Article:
Japanese (legal) history, culture and “hidden” Christianity

[This is a research note for a documentary series being developed from Sydney analysing the world-wide spread of Christianity, which now attracts more believers in Asia and Africa than in the West. Christianity has not recovered from severe persecution in Japan during the 16th century, including martyrdoms in Nagasaki and Kyoto, but it has left surprising legacies – as noted even by the Gekkeikan sake company from southern Kyoto. The story reveals interesting points of intersection with Japan’s history, culture and law.]
Japan is a fascinating case study of a country in Asia that had an early and positive encounter with Christianity from the mid-16th century, but then severe persecution by Shoguns (generalissimos) seeking to maintain political control (Part 1 below). Western powers forced the country to reopen to the world from the mid-19th century and to allow Christianity to be promoted again. But the new government leaders pursued a strong secularist agenda to modernize the nation and rid itself of “unequal” trade treaties. This paradoxically fed into support of nationalist and militarist State Shinto, resulting in pressure on the Church as well as the Pacific War (Part 2). Christianity never took off in a big way in Japan, even after WW2 (Part 3), partly because it was too associated with America as a potential (& eventually actual) occupier, in contrast with Korea where Christianity and the West were seen by nationalists as potential allies against the Japanese as colonisers. Yet Christianity arguably has had a “hidden” influence through many centuries in Japan (Part 4). It can be seen as an example of how a small but dedicated following can have a disproportionate influence across many spheres – big and small (Part 5).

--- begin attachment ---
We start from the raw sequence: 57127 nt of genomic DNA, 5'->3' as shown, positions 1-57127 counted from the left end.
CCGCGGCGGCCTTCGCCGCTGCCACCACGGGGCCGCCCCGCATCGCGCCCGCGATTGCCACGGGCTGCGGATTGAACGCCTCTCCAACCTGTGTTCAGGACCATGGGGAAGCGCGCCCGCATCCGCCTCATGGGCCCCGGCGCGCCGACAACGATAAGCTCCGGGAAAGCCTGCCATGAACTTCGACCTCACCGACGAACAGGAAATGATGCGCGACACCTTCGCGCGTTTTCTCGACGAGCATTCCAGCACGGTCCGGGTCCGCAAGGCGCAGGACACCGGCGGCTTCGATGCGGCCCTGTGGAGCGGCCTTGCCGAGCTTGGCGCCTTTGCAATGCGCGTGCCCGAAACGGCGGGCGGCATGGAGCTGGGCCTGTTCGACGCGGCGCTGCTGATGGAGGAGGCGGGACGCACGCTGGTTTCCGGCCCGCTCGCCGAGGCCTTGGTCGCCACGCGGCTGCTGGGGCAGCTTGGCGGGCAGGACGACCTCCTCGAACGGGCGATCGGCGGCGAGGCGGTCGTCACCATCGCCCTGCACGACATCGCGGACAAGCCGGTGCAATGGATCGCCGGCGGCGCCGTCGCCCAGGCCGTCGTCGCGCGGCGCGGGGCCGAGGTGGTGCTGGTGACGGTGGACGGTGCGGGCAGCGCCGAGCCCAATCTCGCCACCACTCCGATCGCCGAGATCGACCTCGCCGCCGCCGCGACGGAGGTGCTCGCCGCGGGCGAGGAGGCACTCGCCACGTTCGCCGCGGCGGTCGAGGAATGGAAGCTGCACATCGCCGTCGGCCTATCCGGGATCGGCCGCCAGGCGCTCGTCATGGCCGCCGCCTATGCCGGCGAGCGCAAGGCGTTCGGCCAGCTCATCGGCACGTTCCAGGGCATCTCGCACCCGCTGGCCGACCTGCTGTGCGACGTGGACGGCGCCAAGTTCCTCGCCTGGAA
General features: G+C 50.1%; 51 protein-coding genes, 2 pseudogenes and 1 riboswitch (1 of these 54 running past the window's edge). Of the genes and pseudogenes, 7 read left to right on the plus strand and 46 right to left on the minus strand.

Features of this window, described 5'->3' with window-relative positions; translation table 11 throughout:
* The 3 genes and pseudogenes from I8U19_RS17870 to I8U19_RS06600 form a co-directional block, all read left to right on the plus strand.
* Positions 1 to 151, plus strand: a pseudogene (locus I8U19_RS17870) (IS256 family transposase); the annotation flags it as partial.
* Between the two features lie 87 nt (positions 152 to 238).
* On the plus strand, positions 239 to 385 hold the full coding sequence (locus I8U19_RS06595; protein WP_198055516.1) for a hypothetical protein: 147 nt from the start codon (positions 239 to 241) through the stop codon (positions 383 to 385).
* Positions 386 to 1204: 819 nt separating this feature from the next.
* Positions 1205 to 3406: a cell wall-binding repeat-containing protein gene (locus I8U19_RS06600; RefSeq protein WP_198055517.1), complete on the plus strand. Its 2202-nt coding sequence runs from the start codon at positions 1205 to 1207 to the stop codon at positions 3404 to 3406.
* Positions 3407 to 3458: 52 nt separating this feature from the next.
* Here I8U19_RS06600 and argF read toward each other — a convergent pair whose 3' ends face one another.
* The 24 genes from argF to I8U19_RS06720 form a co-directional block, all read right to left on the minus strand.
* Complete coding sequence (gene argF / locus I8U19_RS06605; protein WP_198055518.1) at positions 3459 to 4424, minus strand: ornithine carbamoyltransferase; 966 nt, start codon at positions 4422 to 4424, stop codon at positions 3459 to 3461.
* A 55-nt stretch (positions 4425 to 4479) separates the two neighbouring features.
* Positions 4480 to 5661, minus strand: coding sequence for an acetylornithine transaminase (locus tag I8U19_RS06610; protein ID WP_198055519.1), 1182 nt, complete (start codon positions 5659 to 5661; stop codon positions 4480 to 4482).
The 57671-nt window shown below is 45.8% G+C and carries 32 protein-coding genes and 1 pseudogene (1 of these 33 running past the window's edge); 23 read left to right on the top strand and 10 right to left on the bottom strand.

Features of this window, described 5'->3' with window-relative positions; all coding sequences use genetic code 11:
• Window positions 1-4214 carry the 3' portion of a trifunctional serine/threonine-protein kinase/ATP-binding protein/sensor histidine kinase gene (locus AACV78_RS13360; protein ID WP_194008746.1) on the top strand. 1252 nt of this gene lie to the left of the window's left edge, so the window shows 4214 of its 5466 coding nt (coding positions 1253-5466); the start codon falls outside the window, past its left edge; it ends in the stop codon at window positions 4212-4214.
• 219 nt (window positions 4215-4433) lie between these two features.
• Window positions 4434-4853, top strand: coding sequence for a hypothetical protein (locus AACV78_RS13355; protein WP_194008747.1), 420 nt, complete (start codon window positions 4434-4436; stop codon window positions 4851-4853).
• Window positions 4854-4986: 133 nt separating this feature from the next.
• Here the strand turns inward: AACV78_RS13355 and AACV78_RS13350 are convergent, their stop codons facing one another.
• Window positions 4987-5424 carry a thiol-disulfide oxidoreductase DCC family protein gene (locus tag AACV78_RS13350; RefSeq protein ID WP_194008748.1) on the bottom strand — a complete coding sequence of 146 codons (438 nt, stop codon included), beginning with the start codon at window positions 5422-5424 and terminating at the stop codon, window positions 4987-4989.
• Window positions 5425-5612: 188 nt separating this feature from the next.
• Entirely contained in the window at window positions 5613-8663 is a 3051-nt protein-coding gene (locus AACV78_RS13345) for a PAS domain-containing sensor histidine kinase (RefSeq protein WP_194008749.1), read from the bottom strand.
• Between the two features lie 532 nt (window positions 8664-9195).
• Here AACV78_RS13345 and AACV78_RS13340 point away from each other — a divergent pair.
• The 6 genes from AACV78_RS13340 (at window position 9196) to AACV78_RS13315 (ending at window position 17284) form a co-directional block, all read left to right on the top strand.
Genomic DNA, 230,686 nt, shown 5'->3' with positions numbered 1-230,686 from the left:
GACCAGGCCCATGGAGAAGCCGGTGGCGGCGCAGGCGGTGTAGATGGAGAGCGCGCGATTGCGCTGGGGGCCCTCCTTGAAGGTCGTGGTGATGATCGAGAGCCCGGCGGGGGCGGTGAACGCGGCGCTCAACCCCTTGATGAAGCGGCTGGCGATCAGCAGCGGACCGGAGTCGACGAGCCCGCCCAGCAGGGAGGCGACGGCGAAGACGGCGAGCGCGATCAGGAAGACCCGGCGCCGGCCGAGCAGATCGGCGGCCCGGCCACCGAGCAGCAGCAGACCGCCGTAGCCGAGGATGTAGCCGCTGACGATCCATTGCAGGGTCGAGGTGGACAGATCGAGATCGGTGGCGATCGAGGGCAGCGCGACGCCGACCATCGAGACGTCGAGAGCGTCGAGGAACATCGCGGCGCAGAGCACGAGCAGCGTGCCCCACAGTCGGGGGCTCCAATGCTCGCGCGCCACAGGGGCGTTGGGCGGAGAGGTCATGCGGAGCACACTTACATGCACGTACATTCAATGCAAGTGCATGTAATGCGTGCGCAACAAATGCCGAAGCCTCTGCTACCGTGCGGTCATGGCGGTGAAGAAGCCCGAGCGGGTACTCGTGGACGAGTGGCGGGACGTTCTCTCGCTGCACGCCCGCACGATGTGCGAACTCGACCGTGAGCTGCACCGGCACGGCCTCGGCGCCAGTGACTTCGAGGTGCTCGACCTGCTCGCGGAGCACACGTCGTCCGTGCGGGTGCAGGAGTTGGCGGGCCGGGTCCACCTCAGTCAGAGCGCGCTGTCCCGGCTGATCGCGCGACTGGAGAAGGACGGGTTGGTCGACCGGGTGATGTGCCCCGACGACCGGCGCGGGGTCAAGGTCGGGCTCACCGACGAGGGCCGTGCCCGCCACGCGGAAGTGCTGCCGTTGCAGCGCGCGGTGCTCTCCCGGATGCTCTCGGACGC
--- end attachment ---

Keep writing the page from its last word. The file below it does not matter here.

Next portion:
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Review – Rieko Kage “Who Judges? Designing Jury Systems in Japan, East Asia and Europe”

[Draft presentation / review for an authors-meet-readers session at the Asian Law & Society Association conference, 29 Nov – 1 Dec, Bond University. Remarks / asides in [[square brackets] and/or hyperlinked references, plus some edits, were adjusted afterwards for a final version being published in (2019) Asian Journal of Law and Society]
(Cambridge University Press 2017) xiii + 264 pages, ISDN 978-1-107-19469-4 Hardback
Reviewed by: Luke Nottage
University of Sydney Law School & Australian Network for Japanese Law (ANJeL)
This is a fascinating, compellingly argued, carefully researched and beautifully written empirical analysis of how the relative strength of “new left” against traditional right and old left political parties impacts differently on the introduction and design of “jury” or “lay judge” systems since the 1990s in East Asia and beyond. Kage’s mixed-method study convincingly shows how such political dynamics result in different degrees to which power is transferred away from professional judges and towards lay people being involved in adjudicating criminal matters. This transfer of power, which reduces judicial independence vis-à-vis the public (by involving them in adjudication) during an era where independence has often been growing vis-à-vis politicians, is most extensive in Spain (with a lay judge system was introduced in 1995), quite extensive in Japan (with the saiban’in system introduced in 2004, although not implemented until 2009), less extensive in South Korea (2007), and least extensive in Taiwan (comparing a “lay observer” Bill submitted in 2012). Key benchmarks for such a comparative assessment (summarized in Table 1.2 at p17) are whether professional judges retain powers to determine which cases end up being heard by lay judges, and voting rules allow lay judges to dominate binding decisions (p15).

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